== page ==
Well as it turned out, Boy Wonder fed well from the moment he was born and I took to breastfeeding like a duck to water. I absolutely loved it! The closeness, the cuddling, the feeling that I was the only one in the world who could do this for him. I was so proud of myself and Mr Wonderful was so supportive. As the weeks went by though, I discovered that breastfeeding was making me feel exhausted. I was constantly hungry and always on call. To be perfectly honest, sometimes I wished I wasn’t the only one who could feed Boy Wonder. I was too scared to ask for help with my growing feelings of exhaustion and resentment, because when you are a ‘good breastfeeder’ you get put on a pedestal. I thought I would get fed the same old line of “keep up the good work” and “breast is best”. These were in fact the very same words the nurse said to me right after telling me that I was starving my baby. So while we all know that breast is best, what happens when things don’t work out?
A few days after my incident with the nurse, a news story caught my eye.

“BREASTFEEDING figures are in steady decline, even though national health guidelines recommend feeding infants the old-fashioned way.

A report by the Australian Institute of Health and Welfare found only 40 per cent of mothers still exclusively breastfeed their babies at three months and 15 per cent of mothers are still breastfeeding at five months.

This is despite health guidelines that recommend breastfeeding for the first six months.

The Australian Institute of Health and Welfare surveyed more than 28,000 parents, with the data to be fed into the national breastfeeding strategy.

According to the survey, the biggest reasons for using formula were a previously unsuccessful experience (38 per cent), wanting to share feeding with a partner (28.5 per cent) and the belief that it was as good as breast milk (26 per cent).

Only 7.8 per cent of mothers said they used formula because they wanted to return to work.”

As a pharmacist I was astounded that only 15 per cent of babies were exclusively breastfed by 5 months. As a mother though, I totally understand. Most women want to breastfeed. According to this report breastfeeding was initiated in 96 per cent of children. Unfortunately, despite our greatest efforts and wishes, sometimes breastfeeding just doesn’t work out.
Breastfeeding is an exceptionally emotive topic. Breast milk is obviously designed for babies, but sometimes women find it difficult or impossible to breastfeed. Sometimes, women don’t even try, because it’s painful, incompatible with family life or they simply don’t want to. Who are we to judge? I know many lovely ladies who have struggled with breastfeeding for differing periods of time and then moved on to bottle-feeding because it just didn’t work out for them. A lot of these lovely ladies were left feeling like they’d failed. Many mothers feel a deep sense of loss when they are unable to breastfeed, either at all or for as long as they had planned. Once you become a parent it’s amazing how much guilt you can feel over a huge range of things. But instead of feeling guilty, perhaps we should be feeling indignant. If ‘the powers that be’ recommend breastfeeding exclusively until 6 months, why is it that less than half of babies in Australia are exclusively breastfed at 4 months? In many cases, I believe that it is because their mothers did not receive the right support and/or information at the right time. Being told by a nurse that breastfeeding is best is just not good enough.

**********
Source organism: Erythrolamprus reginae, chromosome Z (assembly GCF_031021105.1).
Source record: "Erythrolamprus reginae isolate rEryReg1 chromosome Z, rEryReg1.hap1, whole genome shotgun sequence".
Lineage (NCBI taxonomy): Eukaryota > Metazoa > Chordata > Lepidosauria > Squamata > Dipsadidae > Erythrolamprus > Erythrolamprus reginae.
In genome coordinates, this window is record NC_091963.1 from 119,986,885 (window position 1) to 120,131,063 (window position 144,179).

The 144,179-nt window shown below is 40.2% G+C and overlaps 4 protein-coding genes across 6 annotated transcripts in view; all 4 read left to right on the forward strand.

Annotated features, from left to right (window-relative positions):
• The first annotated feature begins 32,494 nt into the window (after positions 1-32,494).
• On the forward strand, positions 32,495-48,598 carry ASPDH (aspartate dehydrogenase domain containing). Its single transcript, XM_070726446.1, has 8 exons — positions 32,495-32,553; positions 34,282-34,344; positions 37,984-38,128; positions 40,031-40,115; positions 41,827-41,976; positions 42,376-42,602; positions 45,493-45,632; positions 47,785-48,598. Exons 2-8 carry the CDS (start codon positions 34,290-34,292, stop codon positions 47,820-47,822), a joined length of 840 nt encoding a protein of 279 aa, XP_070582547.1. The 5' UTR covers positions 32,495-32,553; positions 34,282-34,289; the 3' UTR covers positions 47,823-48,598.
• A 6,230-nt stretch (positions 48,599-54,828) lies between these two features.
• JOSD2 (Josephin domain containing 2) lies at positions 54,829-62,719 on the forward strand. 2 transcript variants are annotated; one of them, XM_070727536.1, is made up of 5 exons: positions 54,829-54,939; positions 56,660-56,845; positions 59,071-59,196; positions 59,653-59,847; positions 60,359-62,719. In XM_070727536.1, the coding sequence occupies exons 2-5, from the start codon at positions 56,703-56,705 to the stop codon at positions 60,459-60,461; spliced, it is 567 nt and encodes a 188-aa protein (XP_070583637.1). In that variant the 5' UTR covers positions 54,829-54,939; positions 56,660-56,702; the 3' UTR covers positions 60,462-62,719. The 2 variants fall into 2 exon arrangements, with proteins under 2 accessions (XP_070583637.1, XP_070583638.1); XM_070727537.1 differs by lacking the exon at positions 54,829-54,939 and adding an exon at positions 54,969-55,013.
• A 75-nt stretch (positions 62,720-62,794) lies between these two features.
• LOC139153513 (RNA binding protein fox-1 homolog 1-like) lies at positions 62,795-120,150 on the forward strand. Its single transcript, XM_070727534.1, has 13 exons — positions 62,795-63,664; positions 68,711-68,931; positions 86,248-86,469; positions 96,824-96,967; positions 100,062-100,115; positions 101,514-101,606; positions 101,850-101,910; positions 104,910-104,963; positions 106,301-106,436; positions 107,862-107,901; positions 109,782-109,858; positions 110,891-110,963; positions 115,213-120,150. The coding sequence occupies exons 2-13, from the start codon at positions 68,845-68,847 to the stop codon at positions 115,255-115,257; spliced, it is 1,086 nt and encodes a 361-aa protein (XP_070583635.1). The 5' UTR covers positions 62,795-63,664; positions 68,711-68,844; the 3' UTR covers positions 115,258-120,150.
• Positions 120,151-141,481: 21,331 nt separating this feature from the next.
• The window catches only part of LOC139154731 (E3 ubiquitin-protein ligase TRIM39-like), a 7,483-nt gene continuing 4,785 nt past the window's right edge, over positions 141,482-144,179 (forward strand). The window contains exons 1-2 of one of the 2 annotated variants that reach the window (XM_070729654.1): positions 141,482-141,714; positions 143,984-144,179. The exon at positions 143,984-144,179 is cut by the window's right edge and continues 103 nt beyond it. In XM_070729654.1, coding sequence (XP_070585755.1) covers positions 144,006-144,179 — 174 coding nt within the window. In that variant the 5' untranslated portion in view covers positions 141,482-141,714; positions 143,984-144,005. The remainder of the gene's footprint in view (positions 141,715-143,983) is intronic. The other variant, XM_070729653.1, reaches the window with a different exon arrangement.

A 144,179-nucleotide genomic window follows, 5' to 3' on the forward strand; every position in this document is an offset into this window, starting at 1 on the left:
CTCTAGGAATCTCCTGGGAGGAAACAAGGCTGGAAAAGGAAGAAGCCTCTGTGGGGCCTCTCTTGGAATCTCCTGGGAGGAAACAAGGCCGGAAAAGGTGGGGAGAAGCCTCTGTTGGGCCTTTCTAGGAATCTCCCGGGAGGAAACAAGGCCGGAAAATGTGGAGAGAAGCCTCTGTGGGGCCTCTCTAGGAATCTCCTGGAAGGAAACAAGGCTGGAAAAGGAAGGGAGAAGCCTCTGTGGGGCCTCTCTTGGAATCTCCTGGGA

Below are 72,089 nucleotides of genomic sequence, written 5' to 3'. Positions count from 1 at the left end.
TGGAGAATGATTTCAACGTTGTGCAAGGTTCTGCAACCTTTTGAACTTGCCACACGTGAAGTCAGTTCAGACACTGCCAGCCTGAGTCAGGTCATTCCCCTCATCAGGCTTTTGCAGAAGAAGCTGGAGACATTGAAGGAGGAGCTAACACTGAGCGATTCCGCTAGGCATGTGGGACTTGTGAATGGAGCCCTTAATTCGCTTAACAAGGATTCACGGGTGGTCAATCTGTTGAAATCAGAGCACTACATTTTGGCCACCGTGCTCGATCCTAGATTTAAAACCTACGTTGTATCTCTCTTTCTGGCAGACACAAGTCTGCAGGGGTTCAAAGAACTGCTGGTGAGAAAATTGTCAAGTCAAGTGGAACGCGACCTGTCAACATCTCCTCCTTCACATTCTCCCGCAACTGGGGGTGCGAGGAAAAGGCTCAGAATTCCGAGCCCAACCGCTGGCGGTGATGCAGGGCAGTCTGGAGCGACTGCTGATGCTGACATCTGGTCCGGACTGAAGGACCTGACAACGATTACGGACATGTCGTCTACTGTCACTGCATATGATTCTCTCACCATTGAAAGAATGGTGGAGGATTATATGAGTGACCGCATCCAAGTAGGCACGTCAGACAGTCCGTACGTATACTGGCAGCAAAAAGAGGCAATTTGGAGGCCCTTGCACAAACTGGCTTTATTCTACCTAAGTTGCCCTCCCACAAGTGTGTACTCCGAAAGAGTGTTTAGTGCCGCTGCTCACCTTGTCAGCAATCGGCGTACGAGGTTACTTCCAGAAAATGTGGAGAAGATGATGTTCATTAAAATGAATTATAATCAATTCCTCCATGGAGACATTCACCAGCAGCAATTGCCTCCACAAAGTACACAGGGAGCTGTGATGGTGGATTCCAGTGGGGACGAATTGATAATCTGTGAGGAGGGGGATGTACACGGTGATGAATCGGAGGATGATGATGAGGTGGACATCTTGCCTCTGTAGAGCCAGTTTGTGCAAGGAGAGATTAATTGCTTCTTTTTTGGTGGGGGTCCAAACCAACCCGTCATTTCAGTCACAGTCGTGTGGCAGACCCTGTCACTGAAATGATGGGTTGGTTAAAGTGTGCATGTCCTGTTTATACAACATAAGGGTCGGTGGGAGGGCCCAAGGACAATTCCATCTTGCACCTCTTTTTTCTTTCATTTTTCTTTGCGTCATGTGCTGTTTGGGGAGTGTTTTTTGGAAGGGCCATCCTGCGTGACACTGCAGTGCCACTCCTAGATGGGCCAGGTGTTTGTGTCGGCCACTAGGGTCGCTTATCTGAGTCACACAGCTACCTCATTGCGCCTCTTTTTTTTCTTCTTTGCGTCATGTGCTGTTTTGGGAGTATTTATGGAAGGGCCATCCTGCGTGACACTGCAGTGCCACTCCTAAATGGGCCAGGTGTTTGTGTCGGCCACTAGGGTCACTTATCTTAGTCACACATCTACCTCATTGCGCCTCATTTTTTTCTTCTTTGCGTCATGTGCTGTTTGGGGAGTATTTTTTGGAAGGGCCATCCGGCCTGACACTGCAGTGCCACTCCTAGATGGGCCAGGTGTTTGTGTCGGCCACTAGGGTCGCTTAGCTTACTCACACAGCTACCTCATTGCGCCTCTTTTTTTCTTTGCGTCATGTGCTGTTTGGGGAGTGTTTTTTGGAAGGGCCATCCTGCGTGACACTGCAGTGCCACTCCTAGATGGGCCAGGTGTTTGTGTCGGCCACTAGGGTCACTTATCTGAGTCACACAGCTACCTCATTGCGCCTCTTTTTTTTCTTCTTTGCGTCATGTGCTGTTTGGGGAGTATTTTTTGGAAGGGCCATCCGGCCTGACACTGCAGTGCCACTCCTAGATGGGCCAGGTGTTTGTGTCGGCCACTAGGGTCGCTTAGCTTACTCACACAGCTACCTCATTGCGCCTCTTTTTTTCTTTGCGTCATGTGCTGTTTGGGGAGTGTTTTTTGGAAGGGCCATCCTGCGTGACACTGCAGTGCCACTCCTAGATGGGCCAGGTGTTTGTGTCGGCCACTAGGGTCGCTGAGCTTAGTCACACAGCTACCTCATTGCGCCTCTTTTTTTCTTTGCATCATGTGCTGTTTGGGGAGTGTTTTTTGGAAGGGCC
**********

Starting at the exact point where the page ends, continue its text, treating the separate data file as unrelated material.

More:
There are plenty of resources available to parents seeking information and support:
  • The Australian Breastfeeding Association has a great article “When breastfeeding doesn’t work out”
  • The Maternal and Child Health Line (13 22 29) is a 24-hour telephone service staffed by maternal and child health nurses for families of children aged from birth to school age
  • Your GP or paediatrician
  • Your friendly, local pharmacist

After lengthy discussions with my GP, a nurse from the Maternal and Child Health Line, and a consultant from the ABA, I decided to continue breastfeeding and supplement with one formula-feed every night. I found that I was able to receive the support that I needed to make the decision that was right for me and my baby rather than feeling pressured into following the guidelines. As a side note, Boy Wonder gained 600 grams the following week and continues to thrive.

So, while I do believe that from a medical and scientific perspective breast is best, I also recognise that there are a host of other factors at play. My advice to expectant mothers is to give breastfeeding a shot. If it works out, good for you. If you switch to formula, good for you. You cannot fail your child when you have given all that you could give.

To Grandma’s house we go… Is it ok to sedate your baby for travel?

20 Dec

A few weeks ago Mr Wonderful announced that his work Christmas party was coming up and he would be flying to Sydney to attend. Since his parents live in Sydney, I thought why not kill two birds with one stone? While Mr Wonderful was off having a ball with his colleagues, I would take Boy Wonder up to spend some quality time with his grandparents. So, to Grandma’s house we went…